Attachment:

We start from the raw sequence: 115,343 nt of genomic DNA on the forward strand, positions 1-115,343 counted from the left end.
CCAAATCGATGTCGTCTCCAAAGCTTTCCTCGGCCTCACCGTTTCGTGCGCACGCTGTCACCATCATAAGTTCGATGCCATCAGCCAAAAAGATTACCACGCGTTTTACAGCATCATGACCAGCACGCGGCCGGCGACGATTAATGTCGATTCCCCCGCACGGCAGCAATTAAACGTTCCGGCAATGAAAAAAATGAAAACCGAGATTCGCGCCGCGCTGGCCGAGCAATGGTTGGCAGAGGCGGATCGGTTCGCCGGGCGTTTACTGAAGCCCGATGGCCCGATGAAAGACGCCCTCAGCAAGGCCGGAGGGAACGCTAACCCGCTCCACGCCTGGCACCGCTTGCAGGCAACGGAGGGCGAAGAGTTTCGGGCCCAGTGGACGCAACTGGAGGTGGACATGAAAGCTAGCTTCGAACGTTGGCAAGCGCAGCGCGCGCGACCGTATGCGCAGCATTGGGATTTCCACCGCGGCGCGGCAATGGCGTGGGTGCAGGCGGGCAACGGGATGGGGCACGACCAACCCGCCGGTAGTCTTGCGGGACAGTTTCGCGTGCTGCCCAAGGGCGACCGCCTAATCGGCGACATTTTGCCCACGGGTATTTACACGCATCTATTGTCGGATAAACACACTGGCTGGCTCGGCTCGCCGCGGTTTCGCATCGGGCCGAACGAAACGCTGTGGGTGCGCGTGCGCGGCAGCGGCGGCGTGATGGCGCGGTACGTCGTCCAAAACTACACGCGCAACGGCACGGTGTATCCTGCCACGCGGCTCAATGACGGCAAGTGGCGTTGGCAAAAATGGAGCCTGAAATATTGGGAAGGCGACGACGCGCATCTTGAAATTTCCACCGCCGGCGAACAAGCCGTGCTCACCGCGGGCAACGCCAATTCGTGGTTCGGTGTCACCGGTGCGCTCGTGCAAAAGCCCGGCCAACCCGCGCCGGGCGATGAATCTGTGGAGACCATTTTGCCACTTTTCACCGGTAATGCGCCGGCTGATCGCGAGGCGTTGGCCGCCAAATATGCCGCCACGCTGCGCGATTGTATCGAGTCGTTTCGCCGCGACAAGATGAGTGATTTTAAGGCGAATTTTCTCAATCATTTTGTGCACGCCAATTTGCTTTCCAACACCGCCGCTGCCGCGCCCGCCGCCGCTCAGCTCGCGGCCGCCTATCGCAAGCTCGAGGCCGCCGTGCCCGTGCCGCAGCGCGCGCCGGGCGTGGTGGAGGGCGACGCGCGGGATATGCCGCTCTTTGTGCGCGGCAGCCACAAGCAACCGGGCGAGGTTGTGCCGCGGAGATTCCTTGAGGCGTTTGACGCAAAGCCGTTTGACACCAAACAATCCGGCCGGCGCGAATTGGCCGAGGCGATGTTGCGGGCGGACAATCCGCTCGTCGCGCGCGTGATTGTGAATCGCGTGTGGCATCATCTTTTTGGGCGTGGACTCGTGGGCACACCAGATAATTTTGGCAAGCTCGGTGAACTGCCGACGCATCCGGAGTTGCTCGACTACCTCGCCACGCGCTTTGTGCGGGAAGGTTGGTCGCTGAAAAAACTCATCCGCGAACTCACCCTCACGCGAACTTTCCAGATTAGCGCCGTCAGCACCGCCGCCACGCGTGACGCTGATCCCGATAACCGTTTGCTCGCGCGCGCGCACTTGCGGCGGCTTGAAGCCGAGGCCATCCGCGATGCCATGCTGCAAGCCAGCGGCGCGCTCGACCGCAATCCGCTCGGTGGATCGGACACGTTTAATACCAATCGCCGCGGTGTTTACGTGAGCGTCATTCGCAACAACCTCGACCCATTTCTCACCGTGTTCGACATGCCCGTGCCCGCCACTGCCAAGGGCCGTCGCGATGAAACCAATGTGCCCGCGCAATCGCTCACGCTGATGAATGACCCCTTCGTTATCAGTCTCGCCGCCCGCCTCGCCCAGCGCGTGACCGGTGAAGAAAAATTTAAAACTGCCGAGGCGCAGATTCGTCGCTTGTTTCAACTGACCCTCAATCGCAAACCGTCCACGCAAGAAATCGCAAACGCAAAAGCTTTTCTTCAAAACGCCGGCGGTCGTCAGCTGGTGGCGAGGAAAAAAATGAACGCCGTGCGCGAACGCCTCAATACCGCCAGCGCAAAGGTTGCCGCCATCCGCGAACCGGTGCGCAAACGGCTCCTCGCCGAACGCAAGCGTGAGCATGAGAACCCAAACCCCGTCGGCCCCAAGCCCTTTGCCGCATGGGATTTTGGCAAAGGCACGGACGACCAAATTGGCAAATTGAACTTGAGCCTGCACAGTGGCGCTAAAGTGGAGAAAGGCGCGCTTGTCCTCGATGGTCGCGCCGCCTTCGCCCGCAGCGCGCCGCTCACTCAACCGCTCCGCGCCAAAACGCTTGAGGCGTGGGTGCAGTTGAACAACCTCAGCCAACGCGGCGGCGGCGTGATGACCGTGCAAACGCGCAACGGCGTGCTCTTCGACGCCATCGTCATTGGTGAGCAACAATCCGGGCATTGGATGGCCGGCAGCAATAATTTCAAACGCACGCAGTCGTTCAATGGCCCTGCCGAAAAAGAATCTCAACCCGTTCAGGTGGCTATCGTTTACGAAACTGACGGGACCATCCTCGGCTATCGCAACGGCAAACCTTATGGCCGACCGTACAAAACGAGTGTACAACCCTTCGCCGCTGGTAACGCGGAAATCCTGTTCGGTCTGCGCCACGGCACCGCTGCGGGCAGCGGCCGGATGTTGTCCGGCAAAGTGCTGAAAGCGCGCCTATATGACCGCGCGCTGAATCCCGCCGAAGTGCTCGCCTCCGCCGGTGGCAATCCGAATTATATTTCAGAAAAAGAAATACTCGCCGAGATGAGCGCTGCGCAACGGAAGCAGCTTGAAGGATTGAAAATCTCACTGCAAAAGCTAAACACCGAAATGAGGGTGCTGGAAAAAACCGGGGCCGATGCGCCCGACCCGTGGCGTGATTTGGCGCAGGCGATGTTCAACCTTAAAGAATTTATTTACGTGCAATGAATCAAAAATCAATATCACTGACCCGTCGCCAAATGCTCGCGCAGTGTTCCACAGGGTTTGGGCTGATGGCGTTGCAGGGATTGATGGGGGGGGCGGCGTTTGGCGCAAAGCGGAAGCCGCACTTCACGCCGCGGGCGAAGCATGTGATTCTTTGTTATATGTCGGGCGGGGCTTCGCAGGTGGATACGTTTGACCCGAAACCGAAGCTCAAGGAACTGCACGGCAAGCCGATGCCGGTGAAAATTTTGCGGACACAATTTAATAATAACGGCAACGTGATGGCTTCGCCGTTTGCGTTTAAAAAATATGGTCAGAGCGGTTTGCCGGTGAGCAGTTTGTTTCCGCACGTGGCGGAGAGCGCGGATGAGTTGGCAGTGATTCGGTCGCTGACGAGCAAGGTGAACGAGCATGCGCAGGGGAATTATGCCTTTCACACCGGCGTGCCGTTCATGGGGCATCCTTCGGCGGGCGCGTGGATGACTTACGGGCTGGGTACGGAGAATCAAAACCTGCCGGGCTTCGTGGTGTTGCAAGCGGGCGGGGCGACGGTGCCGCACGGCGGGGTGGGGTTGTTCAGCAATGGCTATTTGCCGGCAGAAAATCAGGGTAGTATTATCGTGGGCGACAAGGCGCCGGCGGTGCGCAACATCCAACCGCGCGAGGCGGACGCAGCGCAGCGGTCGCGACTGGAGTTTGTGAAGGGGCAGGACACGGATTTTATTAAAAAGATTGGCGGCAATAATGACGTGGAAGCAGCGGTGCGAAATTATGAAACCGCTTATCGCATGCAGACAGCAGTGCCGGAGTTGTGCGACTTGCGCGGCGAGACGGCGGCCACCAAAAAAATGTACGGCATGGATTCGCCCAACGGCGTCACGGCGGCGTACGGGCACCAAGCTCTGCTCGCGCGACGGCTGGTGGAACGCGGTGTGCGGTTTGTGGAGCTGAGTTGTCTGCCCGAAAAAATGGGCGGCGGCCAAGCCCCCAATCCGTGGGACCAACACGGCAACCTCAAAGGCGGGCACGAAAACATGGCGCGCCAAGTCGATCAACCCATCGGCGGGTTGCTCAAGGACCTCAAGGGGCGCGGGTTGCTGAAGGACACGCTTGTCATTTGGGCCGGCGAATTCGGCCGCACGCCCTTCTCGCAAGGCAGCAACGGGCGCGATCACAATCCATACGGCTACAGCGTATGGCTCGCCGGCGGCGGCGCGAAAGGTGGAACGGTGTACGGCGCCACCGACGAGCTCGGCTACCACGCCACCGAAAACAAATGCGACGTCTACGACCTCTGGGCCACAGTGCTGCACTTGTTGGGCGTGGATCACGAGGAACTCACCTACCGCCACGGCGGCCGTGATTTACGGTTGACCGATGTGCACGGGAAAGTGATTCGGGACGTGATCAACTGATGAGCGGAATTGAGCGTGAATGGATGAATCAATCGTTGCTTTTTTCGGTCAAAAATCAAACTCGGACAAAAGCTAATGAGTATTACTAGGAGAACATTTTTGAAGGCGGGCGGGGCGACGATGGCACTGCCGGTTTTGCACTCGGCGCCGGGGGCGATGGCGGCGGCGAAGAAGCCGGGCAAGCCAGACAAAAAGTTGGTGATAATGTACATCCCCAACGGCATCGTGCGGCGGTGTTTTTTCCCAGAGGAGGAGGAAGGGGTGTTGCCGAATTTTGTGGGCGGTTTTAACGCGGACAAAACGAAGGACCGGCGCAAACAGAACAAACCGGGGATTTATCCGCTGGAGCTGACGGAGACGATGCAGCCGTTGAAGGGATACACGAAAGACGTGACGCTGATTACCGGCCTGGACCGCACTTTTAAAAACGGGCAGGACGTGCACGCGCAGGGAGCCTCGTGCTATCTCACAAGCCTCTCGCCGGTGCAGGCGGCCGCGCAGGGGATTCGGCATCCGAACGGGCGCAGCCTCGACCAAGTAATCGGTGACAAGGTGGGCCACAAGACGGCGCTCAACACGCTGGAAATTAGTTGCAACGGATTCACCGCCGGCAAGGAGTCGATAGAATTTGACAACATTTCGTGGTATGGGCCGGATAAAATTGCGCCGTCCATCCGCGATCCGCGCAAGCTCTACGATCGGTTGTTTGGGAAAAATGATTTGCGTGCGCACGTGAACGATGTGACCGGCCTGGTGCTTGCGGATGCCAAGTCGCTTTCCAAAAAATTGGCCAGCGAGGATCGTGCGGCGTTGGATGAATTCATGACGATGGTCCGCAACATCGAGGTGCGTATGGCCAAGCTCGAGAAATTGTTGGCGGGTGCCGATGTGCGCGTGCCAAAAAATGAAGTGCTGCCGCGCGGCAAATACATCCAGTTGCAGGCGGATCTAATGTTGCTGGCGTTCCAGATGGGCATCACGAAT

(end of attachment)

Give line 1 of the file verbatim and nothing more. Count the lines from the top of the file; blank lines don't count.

We start from the raw sequence: 115,343 nt of genomic DNA on the forward strand, positions 1-115,343 counted from the left end.